When people think of ‘communication’, they tend to think of chatter and words. However, a huge part of what makes someone an effective communicator is their ability to listen. This doesn’t just mean staying quiet while someone else talks – your mind really needs to be on what they’re saying, absorbing their words, and considering the implications of them. Listening is as much a character trait as a practical skill. If you’re the kind of person who decides on their line and sticks to it whatever the other person says, you’re not really listening, however much you ostensibly hear their words. Chances are that you’re using the time while they’re talking to think up counter-arguments, rather than critically and open-mindedly assessing what they’re telling you. Listening well does not necessarily mean agreeing with your co-converser. But it does mean giving their words a chance. It’s also worth noting that good listeners tend to be more respected and liked than those who are less skilled at listening A good listener will:

  • Not talk over other people. Don’t interrupt, and don’t finish their sentences for them. If you really feel the need to engage while they’re talking, do so through non-verbal cues like nodding and smiling.
  • Encourage the speaker. They won’t display disinterest or frustration. They will signal that they are interested and focused and wish the speaker to get their point across.
  • The listener will not let their attention stray from the speaker, either visibly or invisibly. They will concentrate on what the speaker is saying, and let their meanings fully sink in.
  • The listener will do their best to understand and empathise with the other person’s point of view. This does not necessarily mean agreeing with them – simply appreciating where they’re coming from, and the experiences or considerations which have led them to this viewpoint.
  • Be patient. Sometimes it can take a while for speakers to get their point across. A good listener will have the patience to wait this process out and remain engaged throughout, even when they feel that they know where the speaker is going.
  • Listen to volume, tone, and body language as much as words. Non-lexical cues can tell a good listener a lot about what the speaker is really saying, and add a valuable dimension to their comprehension of the speaker’s point of view.
  • Work out the bigger picture. Rather than snatching isolated soundbites, a good listener will try to look at the bigger picture which the speaker is painting.

Speaking

Speaking is, obviously, another aspect of effective communication. To properly engage with your colleagues, you will need to be able to talk to them in an equable and clear manner. People who can’t make themselves clear through speech, or whose speech isn’t received well will not be as able to get their ideas or points across as well as they might, which can cause conflict-creating frustrations. Nor will they be as able to make friend and form effective team bonds. If you wish to be a good speaker, try thinking about the following things:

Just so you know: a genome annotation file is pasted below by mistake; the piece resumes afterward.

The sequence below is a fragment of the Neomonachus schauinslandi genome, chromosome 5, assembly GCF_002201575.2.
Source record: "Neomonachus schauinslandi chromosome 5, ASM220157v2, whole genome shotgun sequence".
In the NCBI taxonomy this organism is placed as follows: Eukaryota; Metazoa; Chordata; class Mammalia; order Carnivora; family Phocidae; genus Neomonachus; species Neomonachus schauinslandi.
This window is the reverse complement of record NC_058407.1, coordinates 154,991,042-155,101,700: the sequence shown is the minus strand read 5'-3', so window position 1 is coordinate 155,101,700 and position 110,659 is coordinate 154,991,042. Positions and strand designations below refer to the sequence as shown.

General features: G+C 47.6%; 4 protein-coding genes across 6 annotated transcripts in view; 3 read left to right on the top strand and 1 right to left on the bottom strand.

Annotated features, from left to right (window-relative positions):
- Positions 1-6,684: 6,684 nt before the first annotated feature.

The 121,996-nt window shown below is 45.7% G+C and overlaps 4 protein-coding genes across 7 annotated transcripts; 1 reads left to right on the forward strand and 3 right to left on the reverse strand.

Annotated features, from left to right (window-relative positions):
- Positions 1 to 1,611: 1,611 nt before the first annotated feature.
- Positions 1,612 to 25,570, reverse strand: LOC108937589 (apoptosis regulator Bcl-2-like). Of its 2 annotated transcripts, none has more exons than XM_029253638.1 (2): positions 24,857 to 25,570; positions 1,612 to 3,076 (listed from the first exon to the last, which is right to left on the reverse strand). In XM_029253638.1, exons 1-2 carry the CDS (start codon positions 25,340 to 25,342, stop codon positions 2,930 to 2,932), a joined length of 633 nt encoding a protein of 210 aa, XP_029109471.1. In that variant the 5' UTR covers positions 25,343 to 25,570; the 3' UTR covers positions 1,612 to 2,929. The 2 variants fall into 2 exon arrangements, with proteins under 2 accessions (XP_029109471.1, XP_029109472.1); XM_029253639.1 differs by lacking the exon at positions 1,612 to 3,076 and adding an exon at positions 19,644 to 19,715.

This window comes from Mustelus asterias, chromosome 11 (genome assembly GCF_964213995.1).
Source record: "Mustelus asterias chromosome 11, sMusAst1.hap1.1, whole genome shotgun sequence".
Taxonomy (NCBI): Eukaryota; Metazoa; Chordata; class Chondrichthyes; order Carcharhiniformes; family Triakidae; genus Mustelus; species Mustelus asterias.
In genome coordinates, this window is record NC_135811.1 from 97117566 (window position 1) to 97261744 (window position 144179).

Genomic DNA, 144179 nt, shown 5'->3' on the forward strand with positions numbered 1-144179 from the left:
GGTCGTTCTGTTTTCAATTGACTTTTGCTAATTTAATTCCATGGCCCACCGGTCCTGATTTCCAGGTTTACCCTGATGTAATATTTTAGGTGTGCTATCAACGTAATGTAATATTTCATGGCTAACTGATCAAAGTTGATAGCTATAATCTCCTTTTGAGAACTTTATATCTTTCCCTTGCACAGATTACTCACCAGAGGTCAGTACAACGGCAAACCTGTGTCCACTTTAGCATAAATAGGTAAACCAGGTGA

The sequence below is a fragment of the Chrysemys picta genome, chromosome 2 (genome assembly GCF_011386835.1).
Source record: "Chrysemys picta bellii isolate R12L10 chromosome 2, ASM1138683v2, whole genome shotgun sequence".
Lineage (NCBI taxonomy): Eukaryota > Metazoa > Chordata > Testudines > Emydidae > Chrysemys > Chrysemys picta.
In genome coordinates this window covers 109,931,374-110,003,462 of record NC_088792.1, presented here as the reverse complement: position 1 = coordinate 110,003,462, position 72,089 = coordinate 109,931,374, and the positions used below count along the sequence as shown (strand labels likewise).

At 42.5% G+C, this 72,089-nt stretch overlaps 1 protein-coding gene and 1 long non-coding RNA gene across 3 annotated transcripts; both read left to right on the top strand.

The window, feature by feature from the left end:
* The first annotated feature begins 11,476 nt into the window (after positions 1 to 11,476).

• The pace of your words. Often, if we’ve grown up with our words marginalized, we may speak in a rush to try and get our points out before someone else speaks over us. There is no need to do this. If someone speaks over you, that is a problem with their listening skills – do not make it become a problem for your speaking skills. Pace your speech comfortably, so that people have time to absorb your words, and you don’t come across as desperate, harried, or panicked.
  • The thought behind the speech. Don’t launch in without thinking first about what you’re saying, and the implications of that. One well thought-out piece of speech is worth a thousand vague and inconsequential words!
  • Get to the point. While a good listener will stick with you while you go off on tangents and beat around the bush, it’s still best to avoid doing this as much as possible. If you’ve thought out what you’re going to say, you should know the point you’re trying to make. Get to the point while talking, and don’t waste unnecessary words. You can explore avenues arising from your point in ensuing conversation.

Also – be yourself. Ok, so we’ve just told you to control what you’re saying, and now we’re telling you to ‘be yourself’. What if the ‘real you’ speaks quickly, beats around the bush, and doesn’t think before they speak? Don’t worry – you can still be the genuine ‘you’ while taking care to make your speech clear and concise. Simply make sure that you’re staying true to your own ideas, and keep your mannerisms and tone natural. People appreciate and will listen to someone with integrity – and staying true to your own self is a great way to demonstrate integrity.

This Guest Post was contributed by Gemma Matthews.

If you have a great idea for a jungle-themed post, let us know! Guest writers or requests are always welcome!

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The Guide – Leaders in the Jungle

Posted by Carolyn Thompson on Jan 22, 2016 in Building Confidence, Executive Coaching

PRESENCEForest